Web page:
Hackers Close Burma Opposition Website

Unknown hackers have shut down the prize-winning online publication The Irrawaddy, which reports on affairs inside Burma from the northern Thai city of Chiang Mai, the publication's editor said Monday.

The cyber-attack occurred on the second anniversary of the so-called Saffron Revolution, when thousands of Buddhist monks took to the streets in protest of the military junta that has ruled the country for decades. At least 31 people were killed in the 2008 incident, according to the United Nations, and scores of dissidents, including Buddhist monks, labor and community activists were jailed for up to 65 years after the military cracked down ruthlessly on the biggest challenge to the junta since it seized power in 1998 after refusing to ratify an election that the opposition won overwhelmingly.

The junta has been preparing for months for its so-called "Road Map to Democracy," an election that has been branded a sham by human rights organizations and a flock of governments. The election, to be held in November, has denied all credible opposition leaders the ability to run for office and seems guaranteed to perpetuate the military in command of the country. The junta is believed to not want any interference with the electoral process, including through the Internet, which has rendered Burma's attempts to wall out information useless.

Aung Zaw and other exiled Burmese journalists established The Irrawaddy in 1993 as an independent, nonprofit media organization to provide in-depth news and information on Burma and Southeast Asia. It isn't affiliated with any political organization or government. Its intrepid reporters dash in and out of Internet cafes just long enough to deliver reports on the preparations for the election, or how they are being blocked. On Aug. 8, Asia Sentinel reported on the way the independent journalists are able to elude authorities in a bid to get the news out on what is going on in the country.

For instance, Irrawaddy reported on September 8, in a story carried on Asia Sentinel, that the millions of voters in rural areas see little advantage in voting, have no idea about political developments in the country or the political parties that will be involved in it.

"This is second largest attack since September 2008, exactly two years after the Saffron Revolution," said Aung Zaw, the Irrawaddy's editor, in an email. "This is far more serious than the past ones." The attack was a so-called DDoS, or "distributed denial of service" attack, which consists of flooding the target website with so many requests that it can't respond to traffic, or is forced to respond so slowly that it become ineffective. They either force the target site's computer to reset or block its resources so that it can no longer communicate.

The hackers, Aung Zaw said, "attacked our on-line store a few weeks ago and left a warning message saying that they were coming back to us and so they did. But who are they? Cyber criminals who are hired by the regime or the regime's paid mercenary cyber hackers? I think we all know the usual suspects." The hackers also attacked Aung Zaw's own personal website, he said.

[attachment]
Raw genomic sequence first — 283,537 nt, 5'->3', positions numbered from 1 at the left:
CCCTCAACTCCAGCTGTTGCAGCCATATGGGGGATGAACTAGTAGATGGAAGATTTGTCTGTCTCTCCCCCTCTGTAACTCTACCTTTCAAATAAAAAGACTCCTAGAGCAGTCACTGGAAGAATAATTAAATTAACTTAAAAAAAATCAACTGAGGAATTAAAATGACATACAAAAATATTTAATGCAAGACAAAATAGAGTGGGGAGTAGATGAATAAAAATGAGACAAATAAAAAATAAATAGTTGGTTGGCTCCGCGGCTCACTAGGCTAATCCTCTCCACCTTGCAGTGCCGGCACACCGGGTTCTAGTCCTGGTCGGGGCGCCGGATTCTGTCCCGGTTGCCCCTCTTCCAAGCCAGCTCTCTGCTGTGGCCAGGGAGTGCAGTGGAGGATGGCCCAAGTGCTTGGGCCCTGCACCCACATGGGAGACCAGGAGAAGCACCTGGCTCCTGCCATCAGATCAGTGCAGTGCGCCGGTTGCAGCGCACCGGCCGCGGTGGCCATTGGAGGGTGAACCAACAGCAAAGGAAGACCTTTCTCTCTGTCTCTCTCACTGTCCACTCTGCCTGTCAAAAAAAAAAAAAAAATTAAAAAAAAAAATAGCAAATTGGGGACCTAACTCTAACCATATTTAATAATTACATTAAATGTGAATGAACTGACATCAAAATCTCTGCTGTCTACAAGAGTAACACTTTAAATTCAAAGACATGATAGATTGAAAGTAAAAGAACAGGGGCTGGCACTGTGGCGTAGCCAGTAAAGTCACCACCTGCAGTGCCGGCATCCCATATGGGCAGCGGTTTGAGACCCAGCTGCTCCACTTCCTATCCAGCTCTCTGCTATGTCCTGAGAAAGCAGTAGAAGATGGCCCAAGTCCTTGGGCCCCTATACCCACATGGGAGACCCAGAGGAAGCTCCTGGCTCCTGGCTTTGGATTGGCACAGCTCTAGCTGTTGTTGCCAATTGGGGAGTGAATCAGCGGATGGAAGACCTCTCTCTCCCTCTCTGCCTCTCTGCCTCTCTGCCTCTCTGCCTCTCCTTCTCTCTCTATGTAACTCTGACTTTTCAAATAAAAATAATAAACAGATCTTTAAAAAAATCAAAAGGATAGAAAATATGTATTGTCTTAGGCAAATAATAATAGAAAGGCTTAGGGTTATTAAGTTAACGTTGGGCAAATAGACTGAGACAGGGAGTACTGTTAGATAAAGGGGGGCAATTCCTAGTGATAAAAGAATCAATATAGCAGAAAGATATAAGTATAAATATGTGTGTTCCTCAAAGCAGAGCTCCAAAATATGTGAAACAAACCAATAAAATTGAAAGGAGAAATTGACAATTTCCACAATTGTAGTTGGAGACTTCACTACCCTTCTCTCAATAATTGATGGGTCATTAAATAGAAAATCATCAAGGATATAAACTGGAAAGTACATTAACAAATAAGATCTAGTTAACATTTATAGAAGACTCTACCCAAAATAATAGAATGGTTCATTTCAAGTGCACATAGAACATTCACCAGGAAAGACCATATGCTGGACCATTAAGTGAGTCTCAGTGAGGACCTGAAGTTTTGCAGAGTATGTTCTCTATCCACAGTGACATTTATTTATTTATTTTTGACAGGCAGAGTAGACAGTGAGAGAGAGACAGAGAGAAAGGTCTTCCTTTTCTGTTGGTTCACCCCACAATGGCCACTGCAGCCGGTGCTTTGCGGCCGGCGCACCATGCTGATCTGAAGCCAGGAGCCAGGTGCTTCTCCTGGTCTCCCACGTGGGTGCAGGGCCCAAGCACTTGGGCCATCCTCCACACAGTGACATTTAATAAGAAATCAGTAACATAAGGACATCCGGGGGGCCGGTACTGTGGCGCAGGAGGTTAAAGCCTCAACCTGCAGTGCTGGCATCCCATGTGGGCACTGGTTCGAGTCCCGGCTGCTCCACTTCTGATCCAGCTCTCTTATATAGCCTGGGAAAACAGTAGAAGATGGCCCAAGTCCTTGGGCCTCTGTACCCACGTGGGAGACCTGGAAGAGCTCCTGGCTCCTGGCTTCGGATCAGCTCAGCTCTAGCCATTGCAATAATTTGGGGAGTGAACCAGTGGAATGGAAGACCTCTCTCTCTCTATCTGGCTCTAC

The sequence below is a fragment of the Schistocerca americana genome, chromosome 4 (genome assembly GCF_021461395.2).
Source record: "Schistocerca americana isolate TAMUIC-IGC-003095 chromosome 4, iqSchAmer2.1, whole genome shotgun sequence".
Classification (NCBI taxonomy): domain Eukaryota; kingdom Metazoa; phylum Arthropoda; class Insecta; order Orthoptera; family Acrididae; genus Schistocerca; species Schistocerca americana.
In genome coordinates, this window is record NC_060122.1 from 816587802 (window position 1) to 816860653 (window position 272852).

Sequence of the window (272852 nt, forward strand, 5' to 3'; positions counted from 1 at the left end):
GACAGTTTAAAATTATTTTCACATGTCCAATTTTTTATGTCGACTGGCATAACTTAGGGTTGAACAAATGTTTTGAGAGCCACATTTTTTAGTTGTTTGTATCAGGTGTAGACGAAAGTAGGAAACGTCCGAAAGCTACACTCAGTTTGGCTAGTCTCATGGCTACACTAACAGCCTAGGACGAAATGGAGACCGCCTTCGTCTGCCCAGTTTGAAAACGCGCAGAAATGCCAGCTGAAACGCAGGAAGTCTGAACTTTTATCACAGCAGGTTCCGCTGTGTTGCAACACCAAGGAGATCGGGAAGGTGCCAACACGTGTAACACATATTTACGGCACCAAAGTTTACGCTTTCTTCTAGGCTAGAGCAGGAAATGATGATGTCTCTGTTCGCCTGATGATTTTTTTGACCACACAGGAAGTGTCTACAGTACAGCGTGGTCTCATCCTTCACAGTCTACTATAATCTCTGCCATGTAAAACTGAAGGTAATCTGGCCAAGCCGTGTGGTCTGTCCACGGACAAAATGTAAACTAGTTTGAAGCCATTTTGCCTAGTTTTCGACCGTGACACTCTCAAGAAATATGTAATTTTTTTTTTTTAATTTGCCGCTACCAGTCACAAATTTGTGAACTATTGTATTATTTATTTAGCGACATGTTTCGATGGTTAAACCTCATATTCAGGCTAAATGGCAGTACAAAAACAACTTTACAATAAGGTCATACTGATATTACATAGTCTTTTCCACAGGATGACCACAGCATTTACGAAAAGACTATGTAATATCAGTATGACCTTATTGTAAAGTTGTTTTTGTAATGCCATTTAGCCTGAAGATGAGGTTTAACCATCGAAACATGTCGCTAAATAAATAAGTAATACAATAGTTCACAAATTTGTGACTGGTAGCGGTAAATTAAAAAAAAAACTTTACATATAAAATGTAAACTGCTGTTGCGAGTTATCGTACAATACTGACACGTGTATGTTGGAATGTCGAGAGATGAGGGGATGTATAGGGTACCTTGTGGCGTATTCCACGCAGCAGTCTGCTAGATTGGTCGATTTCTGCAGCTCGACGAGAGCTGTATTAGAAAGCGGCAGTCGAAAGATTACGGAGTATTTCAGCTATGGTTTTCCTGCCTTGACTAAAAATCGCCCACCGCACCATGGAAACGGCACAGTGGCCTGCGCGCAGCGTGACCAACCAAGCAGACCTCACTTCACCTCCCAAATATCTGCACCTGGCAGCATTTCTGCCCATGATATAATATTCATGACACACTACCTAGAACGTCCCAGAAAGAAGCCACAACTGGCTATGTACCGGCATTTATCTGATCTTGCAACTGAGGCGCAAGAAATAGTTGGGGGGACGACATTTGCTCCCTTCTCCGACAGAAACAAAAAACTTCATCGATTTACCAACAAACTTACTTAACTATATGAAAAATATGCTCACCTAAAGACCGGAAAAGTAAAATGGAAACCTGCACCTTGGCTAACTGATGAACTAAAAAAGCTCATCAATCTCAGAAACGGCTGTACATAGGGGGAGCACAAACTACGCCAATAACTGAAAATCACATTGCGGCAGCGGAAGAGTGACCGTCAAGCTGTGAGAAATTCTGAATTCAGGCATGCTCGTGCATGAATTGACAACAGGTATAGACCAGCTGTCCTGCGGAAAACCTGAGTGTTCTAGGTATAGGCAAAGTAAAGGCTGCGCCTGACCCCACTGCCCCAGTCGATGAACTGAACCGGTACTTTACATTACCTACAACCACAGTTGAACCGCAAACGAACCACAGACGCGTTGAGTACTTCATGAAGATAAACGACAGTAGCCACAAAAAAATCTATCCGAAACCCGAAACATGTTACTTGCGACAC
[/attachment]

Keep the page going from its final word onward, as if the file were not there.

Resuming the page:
"Burma's military junta has so successfully suppressed the media that Internet sites based outside the country are one of the few remaining sources of reliable news for Burmese people," Aung Zaw wrote in 2008 in the Wall Street Journal/Asia after the first attack. "Now it appears not even those sites are safe. Shortly before yesterday's anniversary of the 1988 pro-democracy uprising and last year's Buddhist-monk-led Saffron Revolution, the Web sites of my newspaper, The Irrawaddy, and other Burmese news portals came under cyber attack. I am not alone in believing that the junta is behind the attack, just as it was behind the shutdown of Internet access in Burma during last year's uprising.

"On Tuesday, we received reports from our stringers and regular readers that Internet connections in Burma were running slowly. The number of these reports suggested a concerted effort to prevent information from going in or out of the country in the run-up to yesterday's important anniversary. The next day, our colleagues and subscribers in the United States, Japan and Malaysia notified our Thailand-based office that they were unable to access our Web site, www.irrawaddy.org.

"A few hours later, inet, the largest Internet host server in Thailand and the primary host of our site, confirmed our site had been under a "distributed denial of service" attack since 5 p.m. that day. Someone had managed to freeze our site by bombarding us with so much traffic that our server couldn't cope. Inet finally decided to shut down our server."

In lieu of the Irrawaddy site, the organization put up the following notice:

"This blog is a temporary mirror site of www.irrawaddy.org. It has been set up so that we can continue to keep readers updated with our online content. The Irrawaddy's English and Burmese websites at www.irrawaddy.org and www.irrawaddy.org/bur have been under DDoS attack since 12:30 a.m. on Monday. Our mirror site at www.irrawaddymedia.com also came under the same attack. The attacks coincide with the third anniversary of the "Saffron Revolution," the monk-led protest in Burma. The first major attack was in September 2008, on the first anniversary."